US officials report that Chinese cyber espionage operators have shifted their targets toward smaller, less prominent US agencies, like the Government Printing Office.
Aorato reports a flaw in Microsoft's widely used Active Directory. Microsoft says it's old news, and other observers think the vulnerability easily mitigated.
Not that you would do this, but Graham Cluley advises against spending time on naughty Japanese sites before banking online: NSFW sites in that country are distributing banking malware.
Gameover Zeus isn't quite back yet, but it can be expected to return once criminals reestablish the infrastructure to spread and control the malware.
Industrial espionage isn't confined to intelligence agencies. One group of cybermercenaries, PittyTiger (specializing in remote-access Trojans), hires itself out to ethically challenged companies interested in illicitly damaging their competitors.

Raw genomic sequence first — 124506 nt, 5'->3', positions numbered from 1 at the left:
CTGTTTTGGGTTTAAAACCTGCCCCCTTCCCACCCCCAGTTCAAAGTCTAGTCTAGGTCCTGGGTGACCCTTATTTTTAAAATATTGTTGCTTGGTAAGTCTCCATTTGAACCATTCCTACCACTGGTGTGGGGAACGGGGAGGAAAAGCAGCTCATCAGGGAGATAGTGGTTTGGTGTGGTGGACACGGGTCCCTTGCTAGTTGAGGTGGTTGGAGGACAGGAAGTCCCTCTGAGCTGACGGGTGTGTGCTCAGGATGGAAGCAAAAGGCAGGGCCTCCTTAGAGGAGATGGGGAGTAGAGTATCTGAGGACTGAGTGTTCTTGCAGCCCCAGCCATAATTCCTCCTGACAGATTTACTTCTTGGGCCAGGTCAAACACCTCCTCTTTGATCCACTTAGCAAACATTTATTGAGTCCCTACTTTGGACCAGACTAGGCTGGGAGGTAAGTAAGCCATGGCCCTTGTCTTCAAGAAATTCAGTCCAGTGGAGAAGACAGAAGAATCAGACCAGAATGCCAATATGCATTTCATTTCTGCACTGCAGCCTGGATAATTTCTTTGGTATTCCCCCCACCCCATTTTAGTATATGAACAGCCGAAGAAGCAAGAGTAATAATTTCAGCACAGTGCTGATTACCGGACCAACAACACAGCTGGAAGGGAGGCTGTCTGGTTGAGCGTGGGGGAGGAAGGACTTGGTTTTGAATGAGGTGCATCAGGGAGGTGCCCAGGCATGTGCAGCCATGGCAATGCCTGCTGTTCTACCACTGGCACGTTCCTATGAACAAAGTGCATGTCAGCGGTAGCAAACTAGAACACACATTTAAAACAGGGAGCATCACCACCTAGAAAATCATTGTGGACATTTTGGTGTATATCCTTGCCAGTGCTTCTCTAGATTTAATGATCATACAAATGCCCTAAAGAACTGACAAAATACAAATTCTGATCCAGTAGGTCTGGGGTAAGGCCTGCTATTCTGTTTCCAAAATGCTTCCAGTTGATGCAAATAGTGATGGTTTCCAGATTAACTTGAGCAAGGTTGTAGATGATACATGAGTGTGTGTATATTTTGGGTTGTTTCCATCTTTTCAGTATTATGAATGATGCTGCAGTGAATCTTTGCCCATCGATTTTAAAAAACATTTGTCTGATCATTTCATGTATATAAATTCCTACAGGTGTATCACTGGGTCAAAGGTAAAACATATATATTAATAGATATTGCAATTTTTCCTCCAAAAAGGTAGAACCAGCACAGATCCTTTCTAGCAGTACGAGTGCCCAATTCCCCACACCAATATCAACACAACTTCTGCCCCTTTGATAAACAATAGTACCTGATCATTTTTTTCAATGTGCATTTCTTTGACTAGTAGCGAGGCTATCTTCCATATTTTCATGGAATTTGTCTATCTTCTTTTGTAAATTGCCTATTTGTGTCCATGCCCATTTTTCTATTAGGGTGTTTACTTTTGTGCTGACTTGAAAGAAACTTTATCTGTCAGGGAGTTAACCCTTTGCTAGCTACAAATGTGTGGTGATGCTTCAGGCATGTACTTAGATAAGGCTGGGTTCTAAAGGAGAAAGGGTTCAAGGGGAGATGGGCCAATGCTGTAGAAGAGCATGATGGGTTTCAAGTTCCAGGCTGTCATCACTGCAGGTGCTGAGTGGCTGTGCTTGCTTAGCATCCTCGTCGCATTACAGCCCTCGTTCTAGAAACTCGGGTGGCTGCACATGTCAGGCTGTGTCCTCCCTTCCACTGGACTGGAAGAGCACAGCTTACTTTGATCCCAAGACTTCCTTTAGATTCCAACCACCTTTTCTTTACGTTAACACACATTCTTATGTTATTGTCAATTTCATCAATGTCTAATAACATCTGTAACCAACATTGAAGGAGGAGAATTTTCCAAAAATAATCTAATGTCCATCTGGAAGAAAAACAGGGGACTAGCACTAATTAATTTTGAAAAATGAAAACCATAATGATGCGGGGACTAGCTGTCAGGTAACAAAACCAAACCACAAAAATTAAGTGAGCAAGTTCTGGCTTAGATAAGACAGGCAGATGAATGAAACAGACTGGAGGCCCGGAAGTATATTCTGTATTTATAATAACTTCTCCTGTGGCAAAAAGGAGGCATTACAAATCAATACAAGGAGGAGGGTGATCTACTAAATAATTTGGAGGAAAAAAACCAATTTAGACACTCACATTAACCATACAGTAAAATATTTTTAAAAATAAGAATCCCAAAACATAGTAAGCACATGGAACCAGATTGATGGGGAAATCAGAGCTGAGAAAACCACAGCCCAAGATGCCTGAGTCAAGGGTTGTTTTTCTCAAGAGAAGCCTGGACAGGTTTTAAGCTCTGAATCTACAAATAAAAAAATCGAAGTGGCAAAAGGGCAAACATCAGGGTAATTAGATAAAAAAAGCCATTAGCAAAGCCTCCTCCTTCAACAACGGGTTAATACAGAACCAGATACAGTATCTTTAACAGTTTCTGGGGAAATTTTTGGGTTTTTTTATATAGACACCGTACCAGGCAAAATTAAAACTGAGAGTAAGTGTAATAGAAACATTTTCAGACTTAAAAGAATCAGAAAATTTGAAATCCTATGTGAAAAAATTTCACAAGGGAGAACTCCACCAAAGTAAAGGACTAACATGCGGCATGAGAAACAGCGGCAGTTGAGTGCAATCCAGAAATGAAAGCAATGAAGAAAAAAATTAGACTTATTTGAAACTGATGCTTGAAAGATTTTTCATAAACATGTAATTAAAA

Flash, Java, and LibreSSL are patched. Observers regard the Java patches as particularly important.
Government and private studies independently point out the vulnerability of the electrical power grid (the US grid, but the lessons are broadly applicable). The coming smart meters and grid are also expected to increase the system's attack surface before they increase its security.
Corporate general counsels place cyber risks among their top worries. The insurance industry continues to mature its assessment of cyber risk and its approach to covering it.
India begins a cyber security audit of its IT infrastructure. Russian intelligence services appear ready to swagger back into their long-shuttered Cuban SIGINT base. GCHQ's information operations attract more attention than the UK electronic intelligence agency would wish.